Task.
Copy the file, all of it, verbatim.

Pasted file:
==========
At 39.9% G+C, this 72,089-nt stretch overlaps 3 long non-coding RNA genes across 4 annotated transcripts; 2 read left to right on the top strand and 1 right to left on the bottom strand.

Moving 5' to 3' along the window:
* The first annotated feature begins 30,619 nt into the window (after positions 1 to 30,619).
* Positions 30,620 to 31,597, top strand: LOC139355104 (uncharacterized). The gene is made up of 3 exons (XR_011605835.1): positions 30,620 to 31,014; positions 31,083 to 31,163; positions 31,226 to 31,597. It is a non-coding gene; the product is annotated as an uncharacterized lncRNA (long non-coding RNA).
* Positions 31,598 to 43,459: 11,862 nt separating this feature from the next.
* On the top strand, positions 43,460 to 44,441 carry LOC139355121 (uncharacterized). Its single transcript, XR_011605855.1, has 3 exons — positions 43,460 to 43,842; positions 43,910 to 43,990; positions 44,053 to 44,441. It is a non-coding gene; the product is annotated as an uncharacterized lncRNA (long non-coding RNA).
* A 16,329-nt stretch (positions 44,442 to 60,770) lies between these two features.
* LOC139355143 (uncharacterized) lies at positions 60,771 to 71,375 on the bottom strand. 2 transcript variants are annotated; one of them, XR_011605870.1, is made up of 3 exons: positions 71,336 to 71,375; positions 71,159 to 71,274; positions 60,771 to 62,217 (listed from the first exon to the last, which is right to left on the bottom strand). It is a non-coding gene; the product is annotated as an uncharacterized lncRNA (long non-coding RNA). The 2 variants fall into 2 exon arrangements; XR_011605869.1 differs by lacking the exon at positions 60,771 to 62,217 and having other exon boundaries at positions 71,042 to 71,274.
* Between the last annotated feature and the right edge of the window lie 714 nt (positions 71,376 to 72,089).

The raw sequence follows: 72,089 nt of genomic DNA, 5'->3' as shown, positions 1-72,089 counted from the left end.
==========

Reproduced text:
At 39.9% G+C, this 72,089-nt stretch overlaps 3 long non-coding RNA genes across 4 annotated transcripts; 2 read left to right on the top strand and 1 right to left on the bottom strand.

Moving 5' to 3' along the window:
* The first annotated feature begins 30,619 nt into the window (after positions 1 to 30,619).
* Positions 30,620 to 31,597, top strand: LOC139355104 (uncharacterized). The gene is made up of 3 exons (XR_011605835.1): positions 30,620 to 31,014; positions 31,083 to 31,163; positions 31,226 to 31,597. It is a non-coding gene; the product is annotated as an uncharacterized lncRNA (long non-coding RNA).
* Positions 31,598 to 43,459: 11,862 nt separating this feature from the next.
* On the top strand, positions 43,460 to 44,441 carry LOC139355121 (uncharacterized). Its single transcript, XR_011605855.1, has 3 exons — positions 43,460 to 43,842; positions 43,910 to 43,990; positions 44,053 to 44,441. It is a non-coding gene; the product is annotated as an uncharacterized lncRNA (long non-coding RNA).
* A 16,329-nt stretch (positions 44,442 to 60,770) lies between these two features.
* LOC139355143 (uncharacterized) lies at positions 60,771 to 71,375 on the bottom strand. 2 transcript variants are annotated; one of them, XR_011605870.1, is made up of 3 exons: positions 71,336 to 71,375; positions 71,159 to 71,274; positions 60,771 to 62,217 (listed from the first exon to the last, which is right to left on the bottom strand). It is a non-coding gene; the product is annotated as an uncharacterized lncRNA (long non-coding RNA). The 2 variants fall into 2 exon arrangements; XR_011605869.1 differs by lacking the exon at positions 60,771 to 62,217 and having other exon boundaries at positions 71,042 to 71,274.
* Between the last annotated feature and the right edge of the window lie 714 nt (positions 71,376 to 72,089).

The raw sequence follows: 72,089 nt of genomic DNA, 5'->3' as shown, positions 1-72,089 counted from the left end.